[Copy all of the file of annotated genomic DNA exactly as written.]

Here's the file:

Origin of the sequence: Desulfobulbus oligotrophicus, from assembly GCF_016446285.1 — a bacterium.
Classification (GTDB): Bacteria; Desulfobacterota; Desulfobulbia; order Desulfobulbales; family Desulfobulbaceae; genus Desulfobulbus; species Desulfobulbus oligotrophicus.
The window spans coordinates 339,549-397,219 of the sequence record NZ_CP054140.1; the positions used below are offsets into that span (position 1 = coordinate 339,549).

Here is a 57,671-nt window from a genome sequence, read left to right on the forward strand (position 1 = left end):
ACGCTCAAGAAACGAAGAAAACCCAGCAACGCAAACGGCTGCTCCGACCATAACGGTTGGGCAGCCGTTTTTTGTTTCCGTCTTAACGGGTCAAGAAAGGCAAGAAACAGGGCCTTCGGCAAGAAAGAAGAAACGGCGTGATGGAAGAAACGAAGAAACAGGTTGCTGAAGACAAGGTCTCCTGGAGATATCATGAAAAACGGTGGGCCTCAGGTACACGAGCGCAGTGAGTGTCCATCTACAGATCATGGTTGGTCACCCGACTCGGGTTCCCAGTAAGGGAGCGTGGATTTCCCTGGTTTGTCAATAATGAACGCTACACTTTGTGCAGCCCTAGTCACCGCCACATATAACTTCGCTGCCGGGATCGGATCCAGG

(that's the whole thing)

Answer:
Origin of the sequence: Desulfobulbus oligotrophicus, from assembly GCF_016446285.1 — a bacterium.
Classification (GTDB): Bacteria; Desulfobacterota; Desulfobulbia; order Desulfobulbales; family Desulfobulbaceae; genus Desulfobulbus; species Desulfobulbus oligotrophicus.
The window spans coordinates 339,549-397,219 of the sequence record NZ_CP054140.1; the positions used below are offsets into that span (position 1 = coordinate 339,549).

Here is a 57,671-nt window from a genome sequence, read left to right on the forward strand (position 1 = left end):
ACGCTCAAGAAACGAAGAAAACCCAGCAACGCAAACGGCTGCTCCGACCATAACGGTTGGGCAGCCGTTTTTTGTTTCCGTCTTAACGGGTCAAGAAAGGCAAGAAACAGGGCCTTCGGCAAGAAAGAAGAAACGGCGTGATGGAAGAAACGAAGAAACAGGTTGCTGAAGACAAGGTCTCCTGGAGATATCATGAAAAACGGTGGGCCTCAGGTACACGAGCGCAGTGAGTGTCCATCTACAGATCATGGTTGGTCACCCGACTCGGGTTCCCAGTAAGGGAGCGTGGATTTCCCTGGTTTGTCAATAATGAACGCTACACTTTGTGCAGCCCTAGTCACCGCCACATATAACTTCGCTGCCGGGATCGGATCCAGG